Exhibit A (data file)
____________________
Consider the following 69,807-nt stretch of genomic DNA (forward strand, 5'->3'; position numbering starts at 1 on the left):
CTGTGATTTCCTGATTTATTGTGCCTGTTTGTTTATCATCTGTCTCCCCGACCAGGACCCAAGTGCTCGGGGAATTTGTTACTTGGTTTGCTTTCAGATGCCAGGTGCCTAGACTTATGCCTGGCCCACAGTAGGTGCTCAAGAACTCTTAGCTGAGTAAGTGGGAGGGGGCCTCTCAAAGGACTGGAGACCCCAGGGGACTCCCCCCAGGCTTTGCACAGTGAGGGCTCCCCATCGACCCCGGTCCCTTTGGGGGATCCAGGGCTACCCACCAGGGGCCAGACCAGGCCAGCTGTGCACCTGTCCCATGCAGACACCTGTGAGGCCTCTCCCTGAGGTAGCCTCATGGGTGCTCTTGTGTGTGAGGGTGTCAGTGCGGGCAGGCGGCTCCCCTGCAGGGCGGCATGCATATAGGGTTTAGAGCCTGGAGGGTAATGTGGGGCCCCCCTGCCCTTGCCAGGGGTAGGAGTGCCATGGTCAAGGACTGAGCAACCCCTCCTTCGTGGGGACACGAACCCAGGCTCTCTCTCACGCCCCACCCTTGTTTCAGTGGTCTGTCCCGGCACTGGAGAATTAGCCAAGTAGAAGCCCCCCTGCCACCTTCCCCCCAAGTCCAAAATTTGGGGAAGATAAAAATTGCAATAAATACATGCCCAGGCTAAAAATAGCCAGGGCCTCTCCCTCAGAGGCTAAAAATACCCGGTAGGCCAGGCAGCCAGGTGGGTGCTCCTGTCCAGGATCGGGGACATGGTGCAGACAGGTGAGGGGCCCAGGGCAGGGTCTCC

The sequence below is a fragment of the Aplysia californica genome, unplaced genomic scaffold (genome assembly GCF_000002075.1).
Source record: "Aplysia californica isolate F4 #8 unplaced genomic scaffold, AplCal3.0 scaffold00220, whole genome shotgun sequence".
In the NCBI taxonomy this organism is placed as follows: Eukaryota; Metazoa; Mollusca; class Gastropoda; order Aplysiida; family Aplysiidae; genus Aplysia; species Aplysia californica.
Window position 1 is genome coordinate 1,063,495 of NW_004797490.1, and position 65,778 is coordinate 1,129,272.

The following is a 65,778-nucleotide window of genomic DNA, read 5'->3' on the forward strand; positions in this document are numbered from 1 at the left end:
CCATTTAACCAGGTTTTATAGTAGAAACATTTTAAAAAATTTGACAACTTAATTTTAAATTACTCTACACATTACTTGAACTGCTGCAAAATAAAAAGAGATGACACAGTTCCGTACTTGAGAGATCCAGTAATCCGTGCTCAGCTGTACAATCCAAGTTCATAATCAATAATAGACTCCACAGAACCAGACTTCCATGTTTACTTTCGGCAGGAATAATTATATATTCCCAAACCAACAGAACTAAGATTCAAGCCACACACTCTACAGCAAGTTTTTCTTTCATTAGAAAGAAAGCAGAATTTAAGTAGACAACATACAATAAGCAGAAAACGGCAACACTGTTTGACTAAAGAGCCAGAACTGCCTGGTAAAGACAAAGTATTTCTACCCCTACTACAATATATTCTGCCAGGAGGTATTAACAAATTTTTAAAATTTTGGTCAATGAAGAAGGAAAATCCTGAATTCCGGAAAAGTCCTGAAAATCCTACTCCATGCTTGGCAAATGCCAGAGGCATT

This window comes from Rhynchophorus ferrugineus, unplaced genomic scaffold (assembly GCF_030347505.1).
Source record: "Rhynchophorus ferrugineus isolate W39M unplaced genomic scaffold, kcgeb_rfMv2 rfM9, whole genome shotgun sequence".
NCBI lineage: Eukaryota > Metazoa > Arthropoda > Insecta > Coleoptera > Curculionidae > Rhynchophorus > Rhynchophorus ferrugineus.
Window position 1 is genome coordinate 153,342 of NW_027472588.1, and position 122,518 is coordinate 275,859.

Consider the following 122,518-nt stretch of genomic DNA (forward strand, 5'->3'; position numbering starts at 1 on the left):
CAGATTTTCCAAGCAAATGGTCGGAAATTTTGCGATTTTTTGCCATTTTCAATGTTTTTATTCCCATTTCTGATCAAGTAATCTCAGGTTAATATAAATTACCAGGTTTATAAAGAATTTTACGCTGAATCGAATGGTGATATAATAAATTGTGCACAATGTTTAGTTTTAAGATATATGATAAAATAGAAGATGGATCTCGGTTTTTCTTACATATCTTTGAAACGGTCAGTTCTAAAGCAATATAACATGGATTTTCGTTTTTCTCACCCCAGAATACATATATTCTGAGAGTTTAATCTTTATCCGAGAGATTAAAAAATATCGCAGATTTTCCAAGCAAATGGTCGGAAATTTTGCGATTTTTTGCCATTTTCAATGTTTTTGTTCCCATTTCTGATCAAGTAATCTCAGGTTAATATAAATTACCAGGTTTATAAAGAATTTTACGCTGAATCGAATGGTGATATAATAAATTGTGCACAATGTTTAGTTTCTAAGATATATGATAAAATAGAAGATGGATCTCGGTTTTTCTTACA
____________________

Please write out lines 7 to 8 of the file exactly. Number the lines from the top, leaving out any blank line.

The following is a 65,778-nucleotide window of genomic DNA, read 5'->3' on the forward strand; positions in this document are numbered from 1 at the left end:
CCATTTAACCAGGTTTTATAGTAGAAACATTTTAAAAAATTTGACAACTTAATTTTAAATTACTCTACACATTACTTGAACTGCTGCAAAATAAAAAGAGATGACACAGTTCCGTACTTGAGAGATCCAGTAATCCGTGCTCAGCTGTACAATCCAAGTTCATAATCAATAATAGACTCCACAGAACCAGACTTCCATGTTTACTTTCGGCAGGAATAATTATATATTCCCAAACCAACAGAACTAAGATTCAAGCCACACACTCTACAGCAAGTTTTTCTTTCATTAGAAAGAAAGCAGAATTTAAGTAGACAACATACAATAAGCAGAAAACGGCAACACTGTTTGACTAAAGAGCCAGAACTGCCTGGTAAAGACAAAGTATTTCTACCCCTACTACAATATATTCTGCCAGGAGGTATTAACAAATTTTTAAAATTTTGGTCAATGAAGAAGGAAAATCCTGAATTCCGGAAAAGTCCTGAAAATCCTACTCCATGCTTGGCAAATGCCAGAGGCATT